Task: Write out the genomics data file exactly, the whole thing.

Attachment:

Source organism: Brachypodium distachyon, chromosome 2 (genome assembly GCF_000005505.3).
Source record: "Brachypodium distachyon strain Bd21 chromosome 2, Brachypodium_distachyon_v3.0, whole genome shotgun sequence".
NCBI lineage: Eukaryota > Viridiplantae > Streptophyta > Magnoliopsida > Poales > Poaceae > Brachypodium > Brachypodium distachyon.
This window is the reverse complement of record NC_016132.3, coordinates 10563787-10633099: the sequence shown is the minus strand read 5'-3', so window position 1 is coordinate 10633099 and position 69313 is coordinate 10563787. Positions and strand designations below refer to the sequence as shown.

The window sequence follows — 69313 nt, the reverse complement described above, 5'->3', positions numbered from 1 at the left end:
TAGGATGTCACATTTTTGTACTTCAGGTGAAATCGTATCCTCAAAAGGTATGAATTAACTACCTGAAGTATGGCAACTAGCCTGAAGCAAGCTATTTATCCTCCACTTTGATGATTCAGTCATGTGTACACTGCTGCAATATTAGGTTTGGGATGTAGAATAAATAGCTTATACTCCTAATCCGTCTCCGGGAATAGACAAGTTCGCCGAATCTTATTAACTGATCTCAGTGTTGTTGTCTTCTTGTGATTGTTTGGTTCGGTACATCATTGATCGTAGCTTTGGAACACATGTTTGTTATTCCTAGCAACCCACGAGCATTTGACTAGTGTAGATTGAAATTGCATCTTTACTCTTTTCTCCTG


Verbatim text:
Source organism: Brachypodium distachyon, chromosome 2 (genome assembly GCF_000005505.3).
Source record: "Brachypodium distachyon strain Bd21 chromosome 2, Brachypodium_distachyon_v3.0, whole genome shotgun sequence".
NCBI lineage: Eukaryota > Viridiplantae > Streptophyta > Magnoliopsida > Poales > Poaceae > Brachypodium > Brachypodium distachyon.
This window is the reverse complement of record NC_016132.3, coordinates 10563787-10633099: the sequence shown is the minus strand read 5'-3', so window position 1 is coordinate 10633099 and position 69313 is coordinate 10563787. Positions and strand designations below refer to the sequence as shown.

The window sequence follows — 69313 nt, the reverse complement described above, 5'->3', positions numbered from 1 at the left end:
TAGGATGTCACATTTTTGTACTTCAGGTGAAATCGTATCCTCAAAAGGTATGAATTAACTACCTGAAGTATGGCAACTAGCCTGAAGCAAGCTATTTATCCTCCACTTTGATGATTCAGTCATGTGTACACTGCTGCAATATTAGGTTTGGGATGTAGAATAAATAGCTTATACTCCTAATCCGTCTCCGGGAATAGACAAGTTCGCCGAATCTTATTAACTGATCTCAGTGTTGTTGTCTTCTTGTGATTGTTTGGTTCGGTACATCATTGATCGTAGCTTTGGAACACATGTTTGTTATTCCTAGCAACCCACGAGCATTTGACTAGTGTAGATTGAAATTGCATCTTTACTCTTTTCTCCTG